"Dean!" the kids screamed, warming my heart. At first, they'd gotten to know him as my colleague, not my boyfriend. But as our relationship developed, I'd surprised myself by wanting to spend time as a group. I needed to see how Dean handled one of life's greatest challenges: a defiant child. To his credit, he was a calming presence without being a pushover.
"What did you whip up for dinner?" he asked after hugs were exchanged.
"Lasagna, Italian bread, salad, and an unexpected plan," I said.
"Oh really? What's that?" His eyes sparkled with anticipation.
I passed him Corey's letter and watched him take it in.
"You should do this," he said. "You've been planning to branch out. It might not pay much, if anything, but it could be great experience, and you've been wanting to do something charitable."
He was right. I wanted to donate time to a good cause, but nothing felt right yet.
"Visiting hours are limited," I said. "And we could go tonight."
"Sorry. I mean Kenna and I could go. She wants to help."
"Something's finally exciting enough for her? Wow. Who'd watch the kids?"
Normally, I called my mom, Kenna, or another friend, so Dean had no clue what was coming.
"Well, I was thinking ..." His eyes widened, hopefully not in fear. "There's no one they'd rather see than you."
"Really? I was looking forward to hanging out with you, but this is good. It means a lot."
He hugged me tightly, and that said everything. Almost.
"They've already taken their baths," I said. "And I have a movie picked out in case you need it. Oh, and can you help Jack with his math homework? We haven't gotten to it yet. And Sophie will want to read you her favorite book. Is that okay?"
Other things came to mind, but I knew Dean could handle them. I'd just have to make him a list.
Welcome to my life, I thought, meaning it more than ever.
Because the weather was beautiful, and because I wanted Dean to keep my minivan and booster seats in case of emergency, we took Kenna's red Solara to jail with the top down. As usual, her wavy blond hair, fair complexion, and classic Taylor Swift looks got plenty of stares.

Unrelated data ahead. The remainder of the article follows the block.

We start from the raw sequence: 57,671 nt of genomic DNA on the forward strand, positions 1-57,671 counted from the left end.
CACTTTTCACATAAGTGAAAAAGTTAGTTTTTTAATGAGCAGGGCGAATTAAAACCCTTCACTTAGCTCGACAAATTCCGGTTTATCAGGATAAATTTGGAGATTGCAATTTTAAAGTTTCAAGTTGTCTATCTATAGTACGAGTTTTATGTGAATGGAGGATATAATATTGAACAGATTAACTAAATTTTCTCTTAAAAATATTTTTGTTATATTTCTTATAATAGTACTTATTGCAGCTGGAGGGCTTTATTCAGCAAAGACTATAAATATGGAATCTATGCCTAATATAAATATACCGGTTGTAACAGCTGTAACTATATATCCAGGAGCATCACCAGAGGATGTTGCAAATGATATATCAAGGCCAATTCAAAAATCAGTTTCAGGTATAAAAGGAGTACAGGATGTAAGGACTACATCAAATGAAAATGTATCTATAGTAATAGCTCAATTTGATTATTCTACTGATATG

"Don't get used to this," I said as we pulled into the lot. "Normally a convertible is the last thing you can drive on the job."
My nondescript silver van with tinted windows, on the other hand, was ideal. Few people expect a petite, worn-out mom in a wrinkled t-shirt, leggings, and a ponytail to watch their every move (unless they're kids, of course — then they're totally onto me).
"At least I've got Sky's car seat," Kenna said. True. Car seats were a good cover.
We secured the soft top, stowed our purses in the trunk, and kept our IDs handy.
After making our way through metal detectors, a cursory body search, and a long line of visitors (all of which enthralled Kenna), we entered a visiting room with small cubicles that separated inmates and visitors with safety glass.
A guard led us to a pale, thin, blond woman whose age I would have pegged at fifty if I hadn't known better. She sat on one side of the glass barrier, and we took stools on the other. An intercom would allow us to hear each other.
"Corey?" I said. "Hi. I'm Nicki, and this is my colleague, Kenna. Thank you so much for writing to me."
"Oh my God. Thank you for coming so soon," she said. "I don't know how much more I can take."
"I'm sorry. I know you've been through a lot, and nothing is harder than worrying about a child. Tell us what's going on, and hopefully we can help," I said.
"I don't want to give you a sob story, but I'll start at the beginning if that's okay."
"It's the best place to start," I said, mindful that while visits were limited to thirty minutes, we needed as many details as possible.